Trees have been around for a long time, and would continue to be without us. We don’t manage them because they need it; we do it because we need it. That means that while good tree management is based on biophysical principals, it is a social activity.
So when we’re trying to create, protect, manage, and maintain green infrastructure in cities, we need to know about the social networks that make it happen (or not).
This week I saw a great presentation by Erika Svendsen and Lindsay Campbell, both research social scientists with the US Forest Service Northern Research Station’s New York City Urban Field Station.
Titled Environmental Governance as a System: Individuals, Organizations, and Stewardship Networks, it talked about natural resources stewardship networks: how they’re connected, who participates (agencies, NGOs, neighborhood groups, individuals), and how the number and strength of connections affect flows of information and influence.
These network maps show how the urban forestry network (on the left), a highly professional, agency supported, somewhat centralized network compares to the urban agriculture a network, a highly decentralized, grass roots network. Understanding these networks is very important to improving access and engagement for interested parties.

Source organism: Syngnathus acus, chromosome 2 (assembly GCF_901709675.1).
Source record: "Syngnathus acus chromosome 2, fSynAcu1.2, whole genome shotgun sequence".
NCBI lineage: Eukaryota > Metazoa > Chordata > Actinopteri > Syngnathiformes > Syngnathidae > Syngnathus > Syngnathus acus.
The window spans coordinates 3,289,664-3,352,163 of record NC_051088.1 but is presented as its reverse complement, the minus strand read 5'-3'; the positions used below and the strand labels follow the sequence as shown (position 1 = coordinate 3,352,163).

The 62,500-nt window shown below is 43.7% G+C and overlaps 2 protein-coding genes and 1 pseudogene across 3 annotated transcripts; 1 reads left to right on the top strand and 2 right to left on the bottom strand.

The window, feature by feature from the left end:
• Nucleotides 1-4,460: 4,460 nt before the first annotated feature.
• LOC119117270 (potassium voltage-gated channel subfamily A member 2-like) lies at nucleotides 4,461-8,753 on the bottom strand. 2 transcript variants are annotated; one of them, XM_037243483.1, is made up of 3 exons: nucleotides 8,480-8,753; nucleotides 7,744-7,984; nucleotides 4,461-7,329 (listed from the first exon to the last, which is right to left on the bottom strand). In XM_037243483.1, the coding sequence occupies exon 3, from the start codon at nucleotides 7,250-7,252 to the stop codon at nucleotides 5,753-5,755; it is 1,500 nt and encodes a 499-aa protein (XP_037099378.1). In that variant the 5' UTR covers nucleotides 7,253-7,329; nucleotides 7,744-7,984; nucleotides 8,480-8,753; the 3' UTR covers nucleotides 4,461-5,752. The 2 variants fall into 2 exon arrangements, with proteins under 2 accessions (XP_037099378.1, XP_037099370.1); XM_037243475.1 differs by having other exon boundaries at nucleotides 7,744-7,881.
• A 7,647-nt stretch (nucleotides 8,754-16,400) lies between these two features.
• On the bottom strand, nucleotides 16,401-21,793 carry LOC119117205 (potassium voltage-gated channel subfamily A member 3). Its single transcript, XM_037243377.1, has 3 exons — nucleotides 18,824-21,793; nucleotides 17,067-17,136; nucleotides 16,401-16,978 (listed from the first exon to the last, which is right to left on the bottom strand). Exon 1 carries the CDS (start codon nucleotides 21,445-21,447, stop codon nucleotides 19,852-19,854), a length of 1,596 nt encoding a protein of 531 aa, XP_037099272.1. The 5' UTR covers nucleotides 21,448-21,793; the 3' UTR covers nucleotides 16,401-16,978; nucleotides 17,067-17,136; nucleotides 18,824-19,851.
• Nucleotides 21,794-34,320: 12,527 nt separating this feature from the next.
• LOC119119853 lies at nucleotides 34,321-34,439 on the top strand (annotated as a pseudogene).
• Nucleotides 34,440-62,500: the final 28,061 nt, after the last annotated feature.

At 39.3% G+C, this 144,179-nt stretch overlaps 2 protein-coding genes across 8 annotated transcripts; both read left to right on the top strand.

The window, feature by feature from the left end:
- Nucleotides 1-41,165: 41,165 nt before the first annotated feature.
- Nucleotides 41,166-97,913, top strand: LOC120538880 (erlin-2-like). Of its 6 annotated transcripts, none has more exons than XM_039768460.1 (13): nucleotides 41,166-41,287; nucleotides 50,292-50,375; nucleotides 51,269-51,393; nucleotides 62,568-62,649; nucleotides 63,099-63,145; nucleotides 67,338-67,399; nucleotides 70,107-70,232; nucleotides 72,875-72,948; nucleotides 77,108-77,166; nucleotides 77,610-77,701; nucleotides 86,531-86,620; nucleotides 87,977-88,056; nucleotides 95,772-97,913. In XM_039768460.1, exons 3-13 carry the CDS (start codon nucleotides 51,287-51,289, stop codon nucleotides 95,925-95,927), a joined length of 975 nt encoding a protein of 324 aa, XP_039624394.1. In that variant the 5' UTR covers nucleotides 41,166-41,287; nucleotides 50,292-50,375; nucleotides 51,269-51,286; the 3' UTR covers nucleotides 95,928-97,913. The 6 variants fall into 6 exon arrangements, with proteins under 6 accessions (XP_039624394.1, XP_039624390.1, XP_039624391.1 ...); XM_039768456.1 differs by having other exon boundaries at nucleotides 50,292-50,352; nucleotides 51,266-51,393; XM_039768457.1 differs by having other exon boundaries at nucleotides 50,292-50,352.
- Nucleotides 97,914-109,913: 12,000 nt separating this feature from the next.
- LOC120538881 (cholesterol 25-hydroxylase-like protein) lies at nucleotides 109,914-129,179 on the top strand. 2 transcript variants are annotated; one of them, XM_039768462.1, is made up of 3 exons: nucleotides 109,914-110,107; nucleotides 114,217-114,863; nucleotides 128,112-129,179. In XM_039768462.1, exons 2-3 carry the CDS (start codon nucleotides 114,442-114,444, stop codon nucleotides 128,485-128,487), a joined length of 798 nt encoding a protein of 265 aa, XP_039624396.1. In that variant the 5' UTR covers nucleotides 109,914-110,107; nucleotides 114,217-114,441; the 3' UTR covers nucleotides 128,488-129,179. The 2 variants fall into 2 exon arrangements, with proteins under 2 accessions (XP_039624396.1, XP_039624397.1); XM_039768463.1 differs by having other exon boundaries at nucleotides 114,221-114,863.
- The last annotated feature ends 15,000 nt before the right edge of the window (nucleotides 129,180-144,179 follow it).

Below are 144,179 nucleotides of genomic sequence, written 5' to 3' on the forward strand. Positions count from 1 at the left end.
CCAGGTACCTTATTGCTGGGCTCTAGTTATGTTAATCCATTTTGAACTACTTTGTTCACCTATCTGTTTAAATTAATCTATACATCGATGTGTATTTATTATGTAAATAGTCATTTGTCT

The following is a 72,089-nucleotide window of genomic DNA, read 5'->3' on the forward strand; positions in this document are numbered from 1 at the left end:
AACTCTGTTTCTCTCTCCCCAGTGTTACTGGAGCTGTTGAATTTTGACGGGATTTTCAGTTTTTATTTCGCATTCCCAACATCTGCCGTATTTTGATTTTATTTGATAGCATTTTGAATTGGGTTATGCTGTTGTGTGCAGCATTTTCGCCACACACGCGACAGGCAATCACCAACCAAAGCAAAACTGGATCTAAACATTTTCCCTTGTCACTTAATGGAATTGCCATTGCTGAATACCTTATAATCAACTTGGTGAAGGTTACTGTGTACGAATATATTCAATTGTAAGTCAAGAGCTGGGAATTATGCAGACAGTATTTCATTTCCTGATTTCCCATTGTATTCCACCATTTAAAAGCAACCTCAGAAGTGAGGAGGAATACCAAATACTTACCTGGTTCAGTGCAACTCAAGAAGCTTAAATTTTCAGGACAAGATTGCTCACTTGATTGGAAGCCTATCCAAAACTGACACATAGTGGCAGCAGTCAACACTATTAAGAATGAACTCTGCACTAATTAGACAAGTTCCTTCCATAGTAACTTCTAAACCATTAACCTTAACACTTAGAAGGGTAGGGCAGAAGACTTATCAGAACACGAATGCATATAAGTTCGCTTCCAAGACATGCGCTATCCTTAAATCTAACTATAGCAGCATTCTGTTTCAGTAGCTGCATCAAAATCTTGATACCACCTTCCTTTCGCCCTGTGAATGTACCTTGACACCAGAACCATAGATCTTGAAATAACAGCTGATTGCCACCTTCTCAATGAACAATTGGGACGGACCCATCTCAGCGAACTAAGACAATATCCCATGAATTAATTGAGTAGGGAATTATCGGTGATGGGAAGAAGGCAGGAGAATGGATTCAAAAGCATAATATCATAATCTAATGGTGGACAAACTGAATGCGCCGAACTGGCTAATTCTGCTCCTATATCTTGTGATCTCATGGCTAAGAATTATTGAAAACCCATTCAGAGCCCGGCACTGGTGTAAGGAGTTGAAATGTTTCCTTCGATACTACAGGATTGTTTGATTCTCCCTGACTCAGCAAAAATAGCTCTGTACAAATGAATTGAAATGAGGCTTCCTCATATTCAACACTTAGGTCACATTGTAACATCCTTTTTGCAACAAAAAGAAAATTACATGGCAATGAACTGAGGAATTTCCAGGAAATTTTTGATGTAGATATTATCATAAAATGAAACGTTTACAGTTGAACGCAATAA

This talk was fascinating and very useful to anyone involved in civic engagement or natural resources stewardship. You can access the recorded seminar, hosted by the Consortium for Climate Risk in the Urban Northeast, here.
Thanks to the US Forest Service Northern Research Station for reminding us that it takes a lot more than “green side up” to help people + trees in cities coexist and flourish.